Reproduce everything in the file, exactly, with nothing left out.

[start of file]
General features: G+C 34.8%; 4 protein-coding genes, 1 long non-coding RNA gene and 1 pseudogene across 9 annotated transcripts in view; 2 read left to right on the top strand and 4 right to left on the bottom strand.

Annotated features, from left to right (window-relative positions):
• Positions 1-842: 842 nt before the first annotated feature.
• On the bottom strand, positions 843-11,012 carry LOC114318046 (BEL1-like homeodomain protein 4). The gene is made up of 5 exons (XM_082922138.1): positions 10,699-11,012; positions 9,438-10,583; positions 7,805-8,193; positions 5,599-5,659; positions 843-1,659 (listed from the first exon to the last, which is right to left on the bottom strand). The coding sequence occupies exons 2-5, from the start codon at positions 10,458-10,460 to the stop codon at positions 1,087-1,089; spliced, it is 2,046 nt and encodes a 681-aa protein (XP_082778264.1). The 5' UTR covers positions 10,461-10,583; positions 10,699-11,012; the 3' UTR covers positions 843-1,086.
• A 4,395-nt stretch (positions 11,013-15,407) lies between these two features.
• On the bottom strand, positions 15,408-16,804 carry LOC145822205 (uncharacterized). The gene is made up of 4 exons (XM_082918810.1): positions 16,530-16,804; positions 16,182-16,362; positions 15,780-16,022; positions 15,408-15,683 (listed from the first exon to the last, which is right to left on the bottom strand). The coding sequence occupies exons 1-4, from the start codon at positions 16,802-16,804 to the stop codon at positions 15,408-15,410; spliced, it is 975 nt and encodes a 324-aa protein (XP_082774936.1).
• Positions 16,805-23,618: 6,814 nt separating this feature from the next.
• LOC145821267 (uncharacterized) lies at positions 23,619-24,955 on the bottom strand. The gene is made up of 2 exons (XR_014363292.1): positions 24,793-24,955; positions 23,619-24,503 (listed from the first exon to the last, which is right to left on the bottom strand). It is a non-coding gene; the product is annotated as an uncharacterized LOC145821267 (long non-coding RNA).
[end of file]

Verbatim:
General features: G+C 34.8%; 4 protein-coding genes, 1 long non-coding RNA gene and 1 pseudogene across 9 annotated transcripts in view; 2 read left to right on the top strand and 4 right to left on the bottom strand.

Annotated features, from left to right (window-relative positions):
• Positions 1-842: 842 nt before the first annotated feature.
• On the bottom strand, positions 843-11,012 carry LOC114318046 (BEL1-like homeodomain protein 4). The gene is made up of 5 exons (XM_082922138.1): positions 10,699-11,012; positions 9,438-10,583; positions 7,805-8,193; positions 5,599-5,659; positions 843-1,659 (listed from the first exon to the last, which is right to left on the bottom strand). The coding sequence occupies exons 2-5, from the start codon at positions 10,458-10,460 to the stop codon at positions 1,087-1,089; spliced, it is 2,046 nt and encodes a 681-aa protein (XP_082778264.1). The 5' UTR covers positions 10,461-10,583; positions 10,699-11,012; the 3' UTR covers positions 843-1,086.
• A 4,395-nt stretch (positions 11,013-15,407) lies between these two features.
• On the bottom strand, positions 15,408-16,804 carry LOC145822205 (uncharacterized). The gene is made up of 4 exons (XM_082918810.1): positions 16,530-16,804; positions 16,182-16,362; positions 15,780-16,022; positions 15,408-15,683 (listed from the first exon to the last, which is right to left on the bottom strand). The coding sequence occupies exons 1-4, from the start codon at positions 16,802-16,804 to the stop codon at positions 15,408-15,410; spliced, it is 975 nt and encodes a 324-aa protein (XP_082774936.1).
• Positions 16,805-23,618: 6,814 nt separating this feature from the next.
• LOC145821267 (uncharacterized) lies at positions 23,619-24,955 on the bottom strand. The gene is made up of 2 exons (XR_014363292.1): positions 24,793-24,955; positions 23,619-24,503 (listed from the first exon to the last, which is right to left on the bottom strand). It is a non-coding gene; the product is annotated as an uncharacterized LOC145821267 (long non-coding RNA).